Dealing with referee shortages in Southeast Wisconsin

Fan and coach behavior are factors in the shortage

The number of referees, umpires and officials for high school and youth athletics across the country is dropping. Hiring isn't really the issue; it's retention that's been the challenge.

Administrators’ say when young refs sign up, they fall off fast and there may be a reason why.

Youth sports are supposed to be fun, a way for all players, coaches and referees alike to develop but sometimes the passions are less controlled.

WIAA official and conference commissioner Jack Fleming says it's causing more issues than before. He’s been officiating for about 35 years, basketball, football, softball and baseball.

“The behavior of fans and coaches in my experience has gotten worse,” Fleming said. “Those types of situations didn't occur as often as they do today."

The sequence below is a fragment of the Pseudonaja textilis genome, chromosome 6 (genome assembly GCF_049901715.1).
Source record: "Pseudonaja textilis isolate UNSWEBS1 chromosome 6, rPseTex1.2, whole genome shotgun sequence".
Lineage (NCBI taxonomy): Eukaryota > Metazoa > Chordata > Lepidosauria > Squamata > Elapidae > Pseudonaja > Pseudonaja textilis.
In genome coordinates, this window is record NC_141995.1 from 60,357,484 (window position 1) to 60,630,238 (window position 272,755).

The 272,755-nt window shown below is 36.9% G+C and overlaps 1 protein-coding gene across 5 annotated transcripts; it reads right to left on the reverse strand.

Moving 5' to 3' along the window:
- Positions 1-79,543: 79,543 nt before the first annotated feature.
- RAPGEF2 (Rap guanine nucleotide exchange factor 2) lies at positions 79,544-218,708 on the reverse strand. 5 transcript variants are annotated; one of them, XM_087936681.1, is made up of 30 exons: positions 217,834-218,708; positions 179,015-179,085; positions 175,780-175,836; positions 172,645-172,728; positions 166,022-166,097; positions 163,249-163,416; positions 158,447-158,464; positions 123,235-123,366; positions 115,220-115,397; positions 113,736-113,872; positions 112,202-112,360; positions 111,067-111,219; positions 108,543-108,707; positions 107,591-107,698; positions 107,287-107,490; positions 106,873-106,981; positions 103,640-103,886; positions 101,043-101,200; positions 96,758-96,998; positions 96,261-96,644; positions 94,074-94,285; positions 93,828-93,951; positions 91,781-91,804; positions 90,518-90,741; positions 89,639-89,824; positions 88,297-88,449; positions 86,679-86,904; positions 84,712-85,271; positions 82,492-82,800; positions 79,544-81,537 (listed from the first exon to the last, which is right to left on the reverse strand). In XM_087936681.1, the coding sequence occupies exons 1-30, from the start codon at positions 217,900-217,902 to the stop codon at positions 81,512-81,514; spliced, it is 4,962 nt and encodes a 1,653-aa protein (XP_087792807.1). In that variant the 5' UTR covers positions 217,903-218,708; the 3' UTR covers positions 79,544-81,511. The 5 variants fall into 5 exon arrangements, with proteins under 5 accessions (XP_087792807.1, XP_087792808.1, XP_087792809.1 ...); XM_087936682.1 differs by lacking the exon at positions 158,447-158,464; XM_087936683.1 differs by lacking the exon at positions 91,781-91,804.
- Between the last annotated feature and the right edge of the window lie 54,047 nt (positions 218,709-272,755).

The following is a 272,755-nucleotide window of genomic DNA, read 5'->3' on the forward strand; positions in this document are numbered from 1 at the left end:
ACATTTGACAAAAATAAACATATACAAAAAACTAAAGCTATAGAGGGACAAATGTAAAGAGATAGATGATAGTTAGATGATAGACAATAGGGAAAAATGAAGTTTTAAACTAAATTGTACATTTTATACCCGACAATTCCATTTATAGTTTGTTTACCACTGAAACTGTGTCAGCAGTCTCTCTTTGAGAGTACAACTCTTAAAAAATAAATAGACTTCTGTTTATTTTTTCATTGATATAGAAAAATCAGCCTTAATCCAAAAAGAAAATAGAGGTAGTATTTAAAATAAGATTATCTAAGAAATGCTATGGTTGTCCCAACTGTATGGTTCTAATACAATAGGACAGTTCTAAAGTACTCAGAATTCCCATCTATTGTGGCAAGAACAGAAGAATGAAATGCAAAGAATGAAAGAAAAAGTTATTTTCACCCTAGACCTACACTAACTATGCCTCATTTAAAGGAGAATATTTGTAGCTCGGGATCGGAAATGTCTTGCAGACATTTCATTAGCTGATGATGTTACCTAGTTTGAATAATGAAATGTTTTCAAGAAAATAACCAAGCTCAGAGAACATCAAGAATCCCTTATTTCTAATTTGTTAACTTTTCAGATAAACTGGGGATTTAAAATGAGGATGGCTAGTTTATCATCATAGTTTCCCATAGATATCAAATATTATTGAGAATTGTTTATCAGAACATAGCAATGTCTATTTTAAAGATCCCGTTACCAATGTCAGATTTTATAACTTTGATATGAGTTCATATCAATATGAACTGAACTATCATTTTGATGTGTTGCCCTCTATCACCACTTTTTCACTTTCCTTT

Just a few months ago a UW-Rock County men's basketball coach was put on administrative leave for allegedly attacking a ref.

Nowadays some fields have to be manned with signs reminding everyone that baseball is just a game and that umpires are human.

"They get wrapped up into the game," Fleming said.

Fleming says the unexpected scenarios affect the younger referees

"I think anybody in any type of work isn't going to want to be yelled at and criticized for everything they do," Fleming said.

But he says the WIAA will continue to find resolutions for the best way to retain and develop.

“It’s something we're concerned about and we feel it needs to be addressed because without officials the games aren't going to get played," he said.

Fleming just hopes fans realize that refs aren't perfect and hopes coaches understand there's a learning curve.

If you would like to learn about more opportunities on becoming a ref, visit the WIAA website.

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